Wednesday Crucifixion graphic #2 by Michael J. Harris
We've discussed every verse that touches on the subject. There is no problem and no verse that disproves the Wednesday crucifixion. Rather, they all work together to corroberate the whole scenario. I am 100% sure that Yeshua (Jesus) died on a Wednesday afternoon as the scriptures teach. Whether you have the courage to accept that and turn from believing in an erroneous scenario (Friday crucifixion) is up to you. It is hard to buck the crowd and much easier to just go along. Whether anyone else believes that is up to them. I cannot force people to believe God (through the written Bible).
Why is this all so important. The truth will win out, and the scriptures promised that all would be restored before His return. Even though the church wrongly taught error in the Friday crucifixion for centuries, the evidence will win out. The word of God will not return void, and it is time we believe the truth and not man-made fables.
There are many well-known christians who are on television, and others who have written many books, who likewise don't believe the Friday crucifixion. Some haven't examined all the evidence in detail, and so guess that maybe it was on Thursday. However, others believe the Wednesday crucifixion. The point is that all of them are afraid or reluctant to teach it or bring it up openly. Why? Because they are afraid of losing a following, or losing donations, or losing book sales. It's OK with me, because why should a person make this knowledge a central point of contention in their life? People throughout the ages have wrongly believed in a Friday crucifixion and were genuinely saved. So I don't blame these well-known christian leaders for just avoiding the subject.
More important is the corollary, that this removes any basis for honoring Sunday. The sabbath is and has always been the 7th day. However, anyone can worship on Sunday and God our Father accepts them without reservation. Even the Roman Catholic church has written extensively that they created Sunday as the day of worship and that there is no scriptural basis for it, it is by tradition only. Their writings point out that since protestant churches follow their traditional teachings of honoring Sunday, then protestants are acknowledging that the Roman Catholic church has precedence and authority over them. There is no reason to honor Sunday, since Yeshua rose as the sabbath was ending, on the 7th day. The only point it brings up is the commandment, remember the sabbath day to keep it holy. That's why I bring up the sabbath and Sunday point.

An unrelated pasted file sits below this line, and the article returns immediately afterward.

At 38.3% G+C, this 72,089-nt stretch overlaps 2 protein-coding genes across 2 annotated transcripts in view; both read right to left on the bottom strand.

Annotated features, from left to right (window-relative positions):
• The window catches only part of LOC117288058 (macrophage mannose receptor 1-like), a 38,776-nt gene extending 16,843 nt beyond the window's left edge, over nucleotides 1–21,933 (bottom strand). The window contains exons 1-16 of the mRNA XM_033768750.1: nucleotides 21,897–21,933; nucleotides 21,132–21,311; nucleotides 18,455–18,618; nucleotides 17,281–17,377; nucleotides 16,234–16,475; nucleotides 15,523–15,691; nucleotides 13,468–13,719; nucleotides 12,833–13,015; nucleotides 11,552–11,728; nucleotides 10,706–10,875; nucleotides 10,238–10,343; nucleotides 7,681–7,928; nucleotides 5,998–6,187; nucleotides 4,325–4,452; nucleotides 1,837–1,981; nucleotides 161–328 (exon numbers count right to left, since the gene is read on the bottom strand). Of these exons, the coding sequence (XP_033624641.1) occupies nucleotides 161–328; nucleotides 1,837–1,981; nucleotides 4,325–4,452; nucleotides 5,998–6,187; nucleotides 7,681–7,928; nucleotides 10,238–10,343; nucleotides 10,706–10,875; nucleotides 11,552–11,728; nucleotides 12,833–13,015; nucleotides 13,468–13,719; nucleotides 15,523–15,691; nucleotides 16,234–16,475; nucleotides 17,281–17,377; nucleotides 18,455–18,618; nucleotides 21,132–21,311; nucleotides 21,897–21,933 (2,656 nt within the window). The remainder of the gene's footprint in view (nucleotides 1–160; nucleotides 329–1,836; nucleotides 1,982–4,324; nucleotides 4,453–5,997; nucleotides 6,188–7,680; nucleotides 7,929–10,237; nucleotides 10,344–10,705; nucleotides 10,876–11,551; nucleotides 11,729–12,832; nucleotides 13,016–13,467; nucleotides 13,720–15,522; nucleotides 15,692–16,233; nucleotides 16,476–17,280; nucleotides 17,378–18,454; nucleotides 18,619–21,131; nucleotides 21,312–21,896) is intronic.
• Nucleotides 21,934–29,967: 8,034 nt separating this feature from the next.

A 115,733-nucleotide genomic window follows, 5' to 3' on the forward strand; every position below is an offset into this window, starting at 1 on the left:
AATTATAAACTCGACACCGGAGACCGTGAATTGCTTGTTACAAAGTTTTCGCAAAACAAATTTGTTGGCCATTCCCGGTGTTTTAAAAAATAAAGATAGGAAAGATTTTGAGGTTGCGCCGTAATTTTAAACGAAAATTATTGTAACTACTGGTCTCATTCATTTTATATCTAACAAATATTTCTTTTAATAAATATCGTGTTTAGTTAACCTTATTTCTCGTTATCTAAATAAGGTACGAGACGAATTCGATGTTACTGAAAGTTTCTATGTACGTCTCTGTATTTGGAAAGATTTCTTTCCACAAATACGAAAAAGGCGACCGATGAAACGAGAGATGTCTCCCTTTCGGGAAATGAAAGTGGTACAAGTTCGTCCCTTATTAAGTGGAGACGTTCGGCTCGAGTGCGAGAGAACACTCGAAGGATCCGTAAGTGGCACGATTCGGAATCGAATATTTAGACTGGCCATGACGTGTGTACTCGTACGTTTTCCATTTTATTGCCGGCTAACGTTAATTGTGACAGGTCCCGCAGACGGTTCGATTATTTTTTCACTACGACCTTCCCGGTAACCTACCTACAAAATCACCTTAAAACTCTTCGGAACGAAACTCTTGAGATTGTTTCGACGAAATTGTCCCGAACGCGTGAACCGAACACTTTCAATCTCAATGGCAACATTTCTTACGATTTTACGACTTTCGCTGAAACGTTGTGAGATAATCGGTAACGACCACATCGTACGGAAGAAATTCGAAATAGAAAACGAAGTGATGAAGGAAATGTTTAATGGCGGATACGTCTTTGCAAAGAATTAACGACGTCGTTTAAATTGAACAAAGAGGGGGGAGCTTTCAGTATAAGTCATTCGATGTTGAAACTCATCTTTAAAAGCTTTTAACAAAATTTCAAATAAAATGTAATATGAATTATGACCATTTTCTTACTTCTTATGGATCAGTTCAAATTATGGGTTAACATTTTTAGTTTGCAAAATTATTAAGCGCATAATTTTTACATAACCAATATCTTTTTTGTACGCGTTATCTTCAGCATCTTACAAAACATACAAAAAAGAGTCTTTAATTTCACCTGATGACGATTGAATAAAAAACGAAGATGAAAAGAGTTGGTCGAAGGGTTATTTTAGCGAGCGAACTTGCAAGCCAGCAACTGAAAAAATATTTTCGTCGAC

Don't run to your pastor to prove the Wednesday crucifixion and the resurrection late on the sabbath. The fourth commandment is not church law, it is an individual's requirement. A person can keep the sabbath day and go to church on Sunday. After all, keeping the sabbath means to refrain from normal work, don't shop, spend time with your family, and spend time with God. What this knowledge will do is allow you to know the truth and answer non-christians who often see the error propagated by the institutional church. Knowing the truth should also motivate you to keep the sabbath day. Revelation 12:17 speaks highly of believers in the end-times, who keep the commandments of God, and have the testimony of Jesus.